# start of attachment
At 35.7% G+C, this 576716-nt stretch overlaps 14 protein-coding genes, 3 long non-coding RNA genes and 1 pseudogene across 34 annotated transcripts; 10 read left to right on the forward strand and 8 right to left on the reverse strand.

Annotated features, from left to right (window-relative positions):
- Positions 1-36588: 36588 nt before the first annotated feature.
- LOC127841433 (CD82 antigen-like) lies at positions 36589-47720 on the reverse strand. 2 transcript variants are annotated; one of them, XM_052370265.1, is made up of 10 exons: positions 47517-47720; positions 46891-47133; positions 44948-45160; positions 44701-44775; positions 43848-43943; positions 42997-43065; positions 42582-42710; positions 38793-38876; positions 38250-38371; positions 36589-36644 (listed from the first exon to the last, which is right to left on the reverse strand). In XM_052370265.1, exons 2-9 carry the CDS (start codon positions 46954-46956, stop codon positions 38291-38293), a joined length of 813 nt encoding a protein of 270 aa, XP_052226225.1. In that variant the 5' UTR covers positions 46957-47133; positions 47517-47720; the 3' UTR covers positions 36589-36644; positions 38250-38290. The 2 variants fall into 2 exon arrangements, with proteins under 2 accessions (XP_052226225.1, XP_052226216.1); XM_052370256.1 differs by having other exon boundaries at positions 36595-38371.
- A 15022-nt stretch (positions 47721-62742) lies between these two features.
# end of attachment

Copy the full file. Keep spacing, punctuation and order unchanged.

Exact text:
At 35.7% G+C, this 576716-nt stretch overlaps 14 protein-coding genes, 3 long non-coding RNA genes and 1 pseudogene across 34 annotated transcripts; 10 read left to right on the forward strand and 8 right to left on the reverse strand.

Annotated features, from left to right (window-relative positions):
- Positions 1-36588: 36588 nt before the first annotated feature.
- LOC127841433 (CD82 antigen-like) lies at positions 36589-47720 on the reverse strand. 2 transcript variants are annotated; one of them, XM_052370265.1, is made up of 10 exons: positions 47517-47720; positions 46891-47133; positions 44948-45160; positions 44701-44775; positions 43848-43943; positions 42997-43065; positions 42582-42710; positions 38793-38876; positions 38250-38371; positions 36589-36644 (listed from the first exon to the last, which is right to left on the reverse strand). In XM_052370265.1, exons 2-9 carry the CDS (start codon positions 46954-46956, stop codon positions 38291-38293), a joined length of 813 nt encoding a protein of 270 aa, XP_052226225.1. In that variant the 5' UTR covers positions 46957-47133; positions 47517-47720; the 3' UTR covers positions 36589-36644; positions 38250-38290. The 2 variants fall into 2 exon arrangements, with proteins under 2 accessions (XP_052226225.1, XP_052226216.1); XM_052370256.1 differs by having other exon boundaries at positions 36595-38371.
- A 15022-nt stretch (positions 47721-62742) lies between these two features.